The Marantz 2226 is one of the great low powered Marantz receivers. At 26 watts per channel it’s not a powerhouse but the lower powered Marantz receivers are known for their sweet sound. Marantz introduced the 2226 in 1977, at a retail price of $329.99, and it stayed on the market until 1979.
The 2226 has no more than 0.3% total harmonic distortion and a damping factor of 45. It’s direct coupled amplifier design provides very high damping factors at low frequencies and great low frequency response.
The 2226 came with a simulated wood grain vinyl covered metal case but the purchaser had the option to buy the WC-122 wood cabinet if they wanted.
The tuning section has a dual-gate MOSFET FM front end and 3 gang tuning capacitor. It’s a sensitive and very quiet tuning section. It utilizes a phase locked loop (PLL) FM demodulator, and ceramic IF filters and IC amplifier system.
The 2226 has bass, mid and treble tone controls. They’re a Baxandall design which means they focus the boost or cut on the lowest bass or highest treble frequencies. The mid control therefore allows the user more control over the mid range frequencies without affecting the bass or treble much. The balance control is a slider positioned at the center of the face plate. Of course it has the distinctive gyro-touch flywheel tuning knob as well.
- Tuning range: FM, MW
- Power output: 26 watts per channel into 8Ω (stereo)
- Frequency response: 15Hz to 60kHz
- Total harmonic distortion: 0.3%
- Damping factor: 45
- Input sensitivity: 1.8mV (MM), 180mV (line)
- Signal to noise ratio: 75dB (MM), 84dB (line)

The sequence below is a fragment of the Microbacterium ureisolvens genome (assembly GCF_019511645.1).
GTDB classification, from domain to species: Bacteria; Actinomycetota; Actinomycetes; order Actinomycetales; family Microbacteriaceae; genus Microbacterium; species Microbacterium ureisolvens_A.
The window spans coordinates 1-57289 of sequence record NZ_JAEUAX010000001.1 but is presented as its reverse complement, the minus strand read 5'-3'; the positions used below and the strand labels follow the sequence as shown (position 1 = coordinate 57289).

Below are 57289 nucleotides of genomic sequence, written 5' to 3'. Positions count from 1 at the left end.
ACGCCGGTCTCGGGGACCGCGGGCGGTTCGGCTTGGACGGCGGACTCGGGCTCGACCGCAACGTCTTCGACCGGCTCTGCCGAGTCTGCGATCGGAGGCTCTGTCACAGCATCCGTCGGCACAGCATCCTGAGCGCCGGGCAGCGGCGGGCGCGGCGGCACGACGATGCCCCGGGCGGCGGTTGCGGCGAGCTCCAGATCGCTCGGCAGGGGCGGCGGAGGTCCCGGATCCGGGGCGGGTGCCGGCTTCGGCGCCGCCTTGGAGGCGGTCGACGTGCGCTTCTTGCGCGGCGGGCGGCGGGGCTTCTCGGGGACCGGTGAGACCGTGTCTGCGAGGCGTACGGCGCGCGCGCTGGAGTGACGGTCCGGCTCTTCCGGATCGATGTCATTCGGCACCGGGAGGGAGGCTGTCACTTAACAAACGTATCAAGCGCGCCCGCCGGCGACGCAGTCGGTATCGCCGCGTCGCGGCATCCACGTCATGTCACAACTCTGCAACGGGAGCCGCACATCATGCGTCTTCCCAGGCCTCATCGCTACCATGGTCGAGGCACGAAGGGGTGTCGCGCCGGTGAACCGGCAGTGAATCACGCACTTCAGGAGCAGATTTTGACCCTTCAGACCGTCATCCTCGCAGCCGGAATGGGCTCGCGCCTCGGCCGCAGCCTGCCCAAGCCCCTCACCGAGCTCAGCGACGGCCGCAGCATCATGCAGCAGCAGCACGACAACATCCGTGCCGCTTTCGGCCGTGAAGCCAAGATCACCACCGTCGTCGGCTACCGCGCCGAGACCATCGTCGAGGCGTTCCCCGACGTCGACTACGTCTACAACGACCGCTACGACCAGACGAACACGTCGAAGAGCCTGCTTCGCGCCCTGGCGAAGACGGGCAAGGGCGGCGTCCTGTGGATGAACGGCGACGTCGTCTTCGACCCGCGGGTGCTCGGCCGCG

- Output: 775mV (line), 1.5V (Pre out)
- Semiconductors: 3 x IC, 45 x transistors, 29 x diodes, 1 x FET
- Dimensions: 440 x 137 x 365mm / 17 5/16 x 5 3/8 x 14 3/8 inches
- Weight: 12kg / 26.4 lbs
There is a black face plate version of the 2226 as well. It’s far more rare than the silver faced version. Beautiful!
The large over sized transformer is part of Marantz’s heavy duty power supply design. It’s a dual balanced positive and negative power supply that powers the amplifier stages symmetrically. Notice the two large capacity capacitors and heat sink.
Don’t confuse the 2226 with the 2226B. A quick look will show a number of differences in the layout of the controls. The 2226B has a regular knob to control balance as opposed to the slider on the 2226. The dial face is black on the 2226 and almost white on the 2226B. However, the power output is roughly the same for both receivers with some specs showing 29 wpc for the 2226B. Usually the ‘B’ designated receivers were produced a little bit later than the non-B versions, though many times were on the market at the same time, and had either major or minor aesthetic changes and some minor internal variations. As for which version is better? Well, that’s for your ear to decide.
The Marantz 2226 is a great low powered receiver. The 26 watts per channel is plenty to power most speakers and the receiver produces a beautiful warm sound. It’s a nice looking receiver too. Especially the black version. Definitely a stereo worth acquiring if you have the chance.
6 thoughts on “Marantz 2226”
I’m looking at this model from Craigslist……what should I look out for….or how should I test it before buying.
Sorry….I’m a little new at buying old Marantz that hasn’t been reconditioned.
What do you suppose is a major “old age” problem for this model to look out for?
I suspect, it would need to be reconditioned by a shop…adding how much to the cost?